History of Schönbrunn Palace

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History of Schönbrunn Palace

Schönbrunn - From hunting ground to imperial summer residence

What started out as a hunting lodge has now become one of Austria's most famous attractions. It welcomes around 3 million visitors each year. Serving most of the time as the imperial summer residence, Schönbrunn boasts with eye-catching exterior and interior. There are 1441 rooms in the palace, only 40 of which are open for public viewing.

The "Beautiful Spring"

In 1569, the Holy Roman Emperor Maximilian II purchased a large piece of land with a mansion called Katterburg. He put fences around the premises, making it the court's recreational hunting ground.

Later on the place was left as an heirloom to Eleonora Gonzaga. From 1638 to 1643 she added a palace to the existing mansion. The name "Schönbrunn" was mentioned for the first time. Meaning "Beautiful Spring", the name has its roots in an artesian well, where people of the court got their water.

The Schönbrunn Palace in it's present form was rebuilt in the 1740-1750s to serve as the imperial summer residence during the reign of empress Maria Theresa, who received the Schönbrunn as a wedding gift.

Today, it is renowned as one of Austria's most important cultural monuments in and is included in the World Cultural Heritage List of the UNESCO in 1996.

Palace gardens and the world's oldest ZOO

Beside the 32 sculptures, beautiful Palace Gardens include the 60-metre-high Gloriette, standing proudly facing the palace, Ruin of Cathage, a maze, the palm house serving as a magnificent botanical garden, an orangery and the world's oldest Zoo.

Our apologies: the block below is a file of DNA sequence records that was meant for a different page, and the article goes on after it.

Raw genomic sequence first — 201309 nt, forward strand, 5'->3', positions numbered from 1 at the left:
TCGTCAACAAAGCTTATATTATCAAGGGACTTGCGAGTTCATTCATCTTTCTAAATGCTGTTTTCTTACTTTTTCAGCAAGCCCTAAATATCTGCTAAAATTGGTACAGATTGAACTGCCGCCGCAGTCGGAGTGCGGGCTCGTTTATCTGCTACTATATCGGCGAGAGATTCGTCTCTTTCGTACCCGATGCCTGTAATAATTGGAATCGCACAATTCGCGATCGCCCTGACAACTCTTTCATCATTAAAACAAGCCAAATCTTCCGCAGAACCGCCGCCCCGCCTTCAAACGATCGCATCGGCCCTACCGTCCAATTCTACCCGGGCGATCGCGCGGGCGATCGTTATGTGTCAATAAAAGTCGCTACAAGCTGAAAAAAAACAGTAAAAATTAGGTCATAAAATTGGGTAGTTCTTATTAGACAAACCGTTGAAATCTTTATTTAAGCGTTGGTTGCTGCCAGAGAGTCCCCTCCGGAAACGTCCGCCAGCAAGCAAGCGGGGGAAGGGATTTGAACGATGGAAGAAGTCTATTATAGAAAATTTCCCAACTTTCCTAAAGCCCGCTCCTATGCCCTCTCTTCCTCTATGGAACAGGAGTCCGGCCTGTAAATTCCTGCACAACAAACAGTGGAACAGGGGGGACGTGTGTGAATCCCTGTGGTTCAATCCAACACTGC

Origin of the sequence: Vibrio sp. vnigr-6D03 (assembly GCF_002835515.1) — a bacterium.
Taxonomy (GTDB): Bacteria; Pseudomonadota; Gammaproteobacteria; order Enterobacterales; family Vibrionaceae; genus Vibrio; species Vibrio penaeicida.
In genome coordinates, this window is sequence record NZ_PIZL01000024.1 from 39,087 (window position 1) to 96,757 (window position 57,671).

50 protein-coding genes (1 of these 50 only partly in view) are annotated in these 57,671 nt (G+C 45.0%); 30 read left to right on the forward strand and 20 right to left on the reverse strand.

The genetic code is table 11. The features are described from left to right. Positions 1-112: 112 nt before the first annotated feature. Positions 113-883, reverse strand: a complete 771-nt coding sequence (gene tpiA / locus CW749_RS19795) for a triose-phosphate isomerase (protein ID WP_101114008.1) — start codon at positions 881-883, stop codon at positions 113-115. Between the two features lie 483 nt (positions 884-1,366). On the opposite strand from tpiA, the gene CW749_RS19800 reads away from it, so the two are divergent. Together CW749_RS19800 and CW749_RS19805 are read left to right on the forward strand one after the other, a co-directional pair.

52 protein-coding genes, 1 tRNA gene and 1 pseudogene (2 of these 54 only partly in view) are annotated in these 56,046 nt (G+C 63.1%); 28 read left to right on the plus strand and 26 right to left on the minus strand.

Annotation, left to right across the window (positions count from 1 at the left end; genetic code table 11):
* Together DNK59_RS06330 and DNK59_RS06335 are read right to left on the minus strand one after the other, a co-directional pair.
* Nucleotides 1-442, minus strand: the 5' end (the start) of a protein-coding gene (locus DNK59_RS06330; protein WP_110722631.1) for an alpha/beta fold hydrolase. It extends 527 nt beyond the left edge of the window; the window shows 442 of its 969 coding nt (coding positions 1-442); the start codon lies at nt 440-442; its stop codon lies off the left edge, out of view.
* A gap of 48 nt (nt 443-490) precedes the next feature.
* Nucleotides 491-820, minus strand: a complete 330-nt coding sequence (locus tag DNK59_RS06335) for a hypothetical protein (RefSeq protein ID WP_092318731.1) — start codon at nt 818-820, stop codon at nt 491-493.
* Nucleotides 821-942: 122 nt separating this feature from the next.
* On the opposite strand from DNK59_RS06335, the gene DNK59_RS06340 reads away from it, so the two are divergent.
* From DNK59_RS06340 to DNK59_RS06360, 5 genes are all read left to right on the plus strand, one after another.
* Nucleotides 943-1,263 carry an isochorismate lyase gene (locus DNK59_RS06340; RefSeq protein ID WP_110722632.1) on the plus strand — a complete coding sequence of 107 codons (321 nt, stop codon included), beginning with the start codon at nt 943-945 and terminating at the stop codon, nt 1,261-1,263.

The area west of the castle was turned into a play and training area for children of the Habsburgs.

The music of Schönbrunn

Music had always played an essential role in the lives of Habsburg royalty. W.A. Mozart came to Schönbrunn as a 6 year-old child to play his first concerts for the royal family on October 13th and 21st in 1762. Another classical composer to visit the palace was Joseph Haydn, who came as a choirboy to take part in a musical production.

In the style of French palace design, an "Orangerie" was added to Schönbrunn. 

Besides keeping citrus trees and other sensitive plants over the winter, it was the venue for one of the most notorious musical duels of all times.

Emperor Joseph II held a celebration as a public demonstration of his affection for his sister, who was visiting Vienna from Brussels. He commissioned Wolfgang Amadeus Mozart and his archrival Antonio Salieri to compose operas, which will later be played, staged at opposite ends of the Orangerie. The audience was placed between them making it possible to listen to both sides just by turning around.

Salieri composed his Prima la Musica, poi le Parole (First the Music and then the Words) in the fashionable Italian manner, while Mozart composed the Schauspieldirector (The Impresario) to challenge Salieri in the name of German opera.

The evening was a tremendous triumph for Salieri and his Italian opera. Mozart’s foolish parody of the German theatre folk was simply no match for Salieri’s sophisticated blend of music and poetry. 

Since then the Orangerie became a venue for various festivities and performances. Nowadays, its legacy lives on through numerous concerts of W.A. Mozart and Johann Strauss' classical music.

Breathtaking gardens, wonderful Baroque architecture, world's oldest Zoo and its musical and cultural history make Schönbrunn Palace one of the top sights for tourists from all around the globe. Be sure to spend a day at Schönbrunn, discovering the private rooms of Vienna's royalty, strolling through the gardens that surround the Palace and enjoying a classical concert at one of Vienna's best concert venues. We guarantee you a day well spent!

TIP: in order to avoid the lines be sure to book your tour and concert tickets online.

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